RIGGINS “If there had been a sign, it wouldn’t save a lot of lives, but it would have saved Austin’s.”
Jared Ross, father-in-law of presumed drowning victim Austin Kelley, talked Saturday, Sept. 10, about his disappointment there is not some marker at the site outlining the dangers inherent in the river. He spoke quietly, not with anger but a sorrow running deeper than the 48-foot current of water flowing in the Salmon River.
Kelley, a 26-year-old athlete, was not a risk taker, Ross said. He described Kelley as “very calculating.” He wouldn’t have stepped one foot in the water had he known the dangers lurking under the surface, he said.
It’s easy to be enticed by the seemingly placid waters, especially if you are not familiar with the river. But under the surface is a rolling current that quickly turns into eddies. The 48-foot deep river is filled with boulders, some the size of houses.
Ross said looking at the water, it’s easy to believe how a 6-foot, one-inch and 190-pound athlete could believe they had the stamina to cross the river.
Ross spoke Saturday at the site Kelley was last seen trying to cross the Salmon River at French Creek last Sunday. Ross and several friends of the family were gathered with Idaho County Sheriff’s Deputy Jonny Wilson, Salmon River Dive Team and a cadaver dog in an attempt to locate Kelley.
Kelley disappeared Labor Day weekend while fishing with friends in the Salmon River. The men had decided to cross the river and trek up the opposing mountain to a hot spring. Kelley, who was not wearing a life jacket, disappeared and his friends were unable to retrieve him. He has not been seen since.
Kelley was visiting Idaho County from the Olympia, Wash., area where he lived with his wife, Morgan, and their 3-month-old daughter. He was an engineer with HDR, Inc., and an assistant soccer coach.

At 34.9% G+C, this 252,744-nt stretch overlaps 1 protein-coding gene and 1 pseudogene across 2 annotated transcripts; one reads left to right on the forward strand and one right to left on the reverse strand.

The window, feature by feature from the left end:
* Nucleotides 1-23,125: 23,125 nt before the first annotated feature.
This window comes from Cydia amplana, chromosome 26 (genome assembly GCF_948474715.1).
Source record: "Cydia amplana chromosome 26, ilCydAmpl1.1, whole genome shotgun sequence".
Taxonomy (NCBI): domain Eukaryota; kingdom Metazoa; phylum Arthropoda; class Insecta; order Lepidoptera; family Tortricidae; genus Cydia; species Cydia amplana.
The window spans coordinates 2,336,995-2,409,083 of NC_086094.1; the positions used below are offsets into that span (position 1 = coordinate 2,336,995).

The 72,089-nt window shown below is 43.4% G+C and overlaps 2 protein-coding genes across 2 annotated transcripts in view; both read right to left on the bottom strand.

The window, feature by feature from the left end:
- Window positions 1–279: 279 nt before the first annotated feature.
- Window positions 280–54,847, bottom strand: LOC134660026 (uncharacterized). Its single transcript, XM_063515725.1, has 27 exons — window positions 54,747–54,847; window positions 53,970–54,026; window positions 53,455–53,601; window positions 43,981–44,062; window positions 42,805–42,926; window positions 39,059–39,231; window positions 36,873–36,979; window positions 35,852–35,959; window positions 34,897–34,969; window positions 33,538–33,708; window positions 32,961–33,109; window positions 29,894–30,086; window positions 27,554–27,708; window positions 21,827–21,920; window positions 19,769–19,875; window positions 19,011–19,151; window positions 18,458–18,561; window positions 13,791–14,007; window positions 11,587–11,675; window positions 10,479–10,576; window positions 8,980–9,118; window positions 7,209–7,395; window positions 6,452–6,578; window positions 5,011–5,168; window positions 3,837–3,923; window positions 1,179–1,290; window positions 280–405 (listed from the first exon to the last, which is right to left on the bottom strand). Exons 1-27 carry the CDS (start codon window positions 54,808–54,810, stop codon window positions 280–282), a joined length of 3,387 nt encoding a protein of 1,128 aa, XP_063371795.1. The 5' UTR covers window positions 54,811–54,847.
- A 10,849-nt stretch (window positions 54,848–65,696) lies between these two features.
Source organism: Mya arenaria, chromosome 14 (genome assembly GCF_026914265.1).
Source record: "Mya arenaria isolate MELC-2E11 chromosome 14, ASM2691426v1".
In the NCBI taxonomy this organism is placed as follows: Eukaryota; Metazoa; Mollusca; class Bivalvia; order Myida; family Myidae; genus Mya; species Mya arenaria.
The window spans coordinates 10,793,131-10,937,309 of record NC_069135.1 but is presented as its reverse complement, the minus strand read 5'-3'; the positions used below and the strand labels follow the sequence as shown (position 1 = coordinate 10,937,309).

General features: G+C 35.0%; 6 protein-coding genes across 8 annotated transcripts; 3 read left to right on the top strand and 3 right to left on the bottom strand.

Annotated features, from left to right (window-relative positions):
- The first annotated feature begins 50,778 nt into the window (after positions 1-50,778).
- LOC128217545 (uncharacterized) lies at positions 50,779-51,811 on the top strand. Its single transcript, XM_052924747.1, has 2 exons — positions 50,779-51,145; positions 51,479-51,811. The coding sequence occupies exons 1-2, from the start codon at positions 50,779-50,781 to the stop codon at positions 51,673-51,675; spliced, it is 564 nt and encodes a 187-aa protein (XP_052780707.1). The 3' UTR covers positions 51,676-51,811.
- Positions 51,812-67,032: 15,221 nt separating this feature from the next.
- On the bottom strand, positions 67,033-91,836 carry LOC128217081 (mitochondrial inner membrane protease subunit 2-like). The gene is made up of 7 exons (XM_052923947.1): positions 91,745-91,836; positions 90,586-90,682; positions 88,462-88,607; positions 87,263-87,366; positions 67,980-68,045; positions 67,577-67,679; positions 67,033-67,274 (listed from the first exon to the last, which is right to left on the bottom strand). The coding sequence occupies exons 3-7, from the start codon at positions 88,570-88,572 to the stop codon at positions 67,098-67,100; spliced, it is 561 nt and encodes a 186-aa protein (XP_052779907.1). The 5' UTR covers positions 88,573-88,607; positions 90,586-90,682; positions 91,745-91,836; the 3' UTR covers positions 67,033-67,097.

According to Mark Griffiths of Edmonds, Wash., Ross’s friend and father-in-law of Kelley’s close friend, Kelley had just achieved it all. Kelley and his wife had just bought a beautiful new home. The couple were deeply in love and recently had a daughter.
“It’s just so tragic,” he said. “He was such a good guy - an honest, good guy.”
About 10 to 15 people assembled Saturday morning in the hopes of spotting some sign of Kelley. By 1 p.m. the search began in earnest when a Clearwater County Search and Rescue Team’s cadaver dog was placed in a drift boat to search the river. Fred and April Allen of Orofino brought their border collie/English shepherd mix to the scene hoping to detect the scent of human gasses at the surface of the water.
Fred Allen explained how a body will release gasses to the surface of the water in a certain radius from its final resting point. The dog, Kayla, will detect the scent of the gasses and indicate this to her trainer April, sometimes with a nudge and other times with a whimpering sound.
There also was a SARbot (or remote underwater search and rescue vehicle) team hired by friends of Kelley’s from Olympia, Wash. Another friend, Mike Smith of Bend, Ore., brought his drone to survey the shorelines and surface of the water for any evidence.
Wilson said volunteers from Billings, Mont., coordinated with the SRDT to assist in the search. Local outfitters also donated the use of boats, he said.
“We have a comprehensive plan for today and tomorrow,” Wilson said.
Smith said he had been alternately scanning the water surface and charging the drone battery all day Saturday. He traveled to Riggins three days prior in the hopes of assisting in the search. As of Saturday afternoon, no signs of a body were detected along the shoreline.
Kayla did have better luck on Saturday, however. Kayla indicated several times in one particular area of the river, directly over the sight Kelley was last seen, Wilson said. The SARbot was then sent to the location but was unable to detect more information he added.
Finally, the dive team from Billings, Mont., went in, and Wilson said the diver was underwater for two hours 45 minutes at a depth of 48 feet. Again, there was no sign of Kelley.
Wilson said a body will typically remain “hung up” underwater for seven to 10 days. Through the natural processes of the body decomposing, it begins to release gases and will then surface.
“We’re at eight days now, so we’re hoping it will be any day now,” Wilson said.
He added the sheriff’s department is not officially working the scene on Monday, Sept. 12, but family remains along the river waiting for answers.
He also noted a sign has appeared at French Creek, near where Kelley drowned that reads: “We have had too many good people die here. Please don’t swim or boat here without a life jacket.”